In penology, retribution is a justice theory that considers a proportionate punishment a moral response to crime. Retribution focuses on the satisfaction and psychological benefits that exacting punishments can bestow on the victim of the crime, the close associates of the victim, and society as a whole.
The philosophical approach that supports Retribution can be understood as "letting the punishment fit the crime." In ancient times, retribution was the guiding principle of legal systems, such as the Code of Hammurabi. However, it is difficult to determine whether or not the punishment is an appropriate response to the crime. Part of the difficulty lies in determining how harsh or severe a punishment should be in order to considered a proper example of retribution.
Although it is generally agreed that a convict in a case of murder should be punished more harshly than a convict in a shoplifting case, the difficulty lies in determining when the level of retribution is appropriate. A criminal justice system based on retribution does not require the punishment to be equivalent to the crime.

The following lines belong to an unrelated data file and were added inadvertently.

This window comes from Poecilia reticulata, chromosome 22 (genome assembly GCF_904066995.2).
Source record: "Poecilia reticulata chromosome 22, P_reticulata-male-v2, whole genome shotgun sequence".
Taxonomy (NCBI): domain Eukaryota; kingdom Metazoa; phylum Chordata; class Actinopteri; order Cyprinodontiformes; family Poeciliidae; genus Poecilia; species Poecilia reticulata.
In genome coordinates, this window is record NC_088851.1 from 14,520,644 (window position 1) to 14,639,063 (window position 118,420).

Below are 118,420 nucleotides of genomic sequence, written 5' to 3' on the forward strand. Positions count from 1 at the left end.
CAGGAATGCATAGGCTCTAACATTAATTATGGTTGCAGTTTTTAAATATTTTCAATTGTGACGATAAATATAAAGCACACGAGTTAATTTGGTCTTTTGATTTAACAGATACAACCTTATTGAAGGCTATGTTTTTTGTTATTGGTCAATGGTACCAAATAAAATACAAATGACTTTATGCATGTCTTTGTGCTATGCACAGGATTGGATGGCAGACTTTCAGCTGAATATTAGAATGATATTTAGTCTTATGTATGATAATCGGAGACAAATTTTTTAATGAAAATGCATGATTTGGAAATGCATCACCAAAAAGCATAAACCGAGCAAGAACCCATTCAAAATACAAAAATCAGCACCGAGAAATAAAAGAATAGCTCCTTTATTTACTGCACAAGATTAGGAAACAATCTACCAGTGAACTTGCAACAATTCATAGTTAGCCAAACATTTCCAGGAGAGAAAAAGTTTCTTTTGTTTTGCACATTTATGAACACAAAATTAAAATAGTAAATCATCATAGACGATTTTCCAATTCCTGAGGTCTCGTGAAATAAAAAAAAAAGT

Under a retributive system of penology, it is important to determine if the proportion will be determined based on the amount of harm, on the unfair advantage, or the moral imbalance that has developed as a result of the crime that was committed.
Critics claim that retribution is a poor basis for a criminal justice system due to the maxim that "two wrongs do not make a right."